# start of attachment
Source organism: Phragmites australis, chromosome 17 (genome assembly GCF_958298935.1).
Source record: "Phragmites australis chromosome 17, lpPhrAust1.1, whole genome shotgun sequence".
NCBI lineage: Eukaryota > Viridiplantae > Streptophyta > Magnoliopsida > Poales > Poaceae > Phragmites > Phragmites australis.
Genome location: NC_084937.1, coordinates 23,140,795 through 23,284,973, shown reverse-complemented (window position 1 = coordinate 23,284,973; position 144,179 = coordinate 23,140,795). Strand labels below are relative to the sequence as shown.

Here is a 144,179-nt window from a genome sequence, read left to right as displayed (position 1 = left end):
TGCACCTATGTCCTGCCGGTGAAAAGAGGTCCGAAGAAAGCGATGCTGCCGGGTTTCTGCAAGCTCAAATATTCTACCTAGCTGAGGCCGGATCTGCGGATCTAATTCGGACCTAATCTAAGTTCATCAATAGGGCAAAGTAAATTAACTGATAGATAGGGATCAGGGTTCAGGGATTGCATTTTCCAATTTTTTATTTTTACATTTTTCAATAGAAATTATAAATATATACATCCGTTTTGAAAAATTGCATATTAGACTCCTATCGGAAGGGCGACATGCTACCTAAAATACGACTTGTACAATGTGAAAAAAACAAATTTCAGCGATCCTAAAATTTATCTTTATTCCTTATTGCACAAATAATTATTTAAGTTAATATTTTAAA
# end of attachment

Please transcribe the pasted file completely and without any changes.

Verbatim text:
Source organism: Phragmites australis, chromosome 17 (genome assembly GCF_958298935.1).
Source record: "Phragmites australis chromosome 17, lpPhrAust1.1, whole genome shotgun sequence".
NCBI lineage: Eukaryota > Viridiplantae > Streptophyta > Magnoliopsida > Poales > Poaceae > Phragmites > Phragmites australis.
Genome location: NC_084937.1, coordinates 23,140,795 through 23,284,973, shown reverse-complemented (window position 1 = coordinate 23,284,973; position 144,179 = coordinate 23,140,795). Strand labels below are relative to the sequence as shown.

Here is a 144,179-nt window from a genome sequence, read left to right as displayed (position 1 = left end):
TGCACCTATGTCCTGCCGGTGAAAAGAGGTCCGAAGAAAGCGATGCTGCCGGGTTTCTGCAAGCTCAAATATTCTACCTAGCTGAGGCCGGATCTGCGGATCTAATTCGGACCTAATCTAAGTTCATCAATAGGGCAAAGTAAATTAACTGATAGATAGGGATCAGGGTTCAGGGATTGCATTTTCCAATTTTTTATTTTTACATTTTTCAATAGAAATTATAAATATATACATCCGTTTTGAAAAATTGCATATTAGACTCCTATCGGAAGGGCGACATGCTACCTAAAATACGACTTGTACAATGTGAAAAAAACAAATTTCAGCGATCCTAAAATTTATCTTTATTCCTTATTGCACAAATAATTATTTAAGTTAATATTTTAAA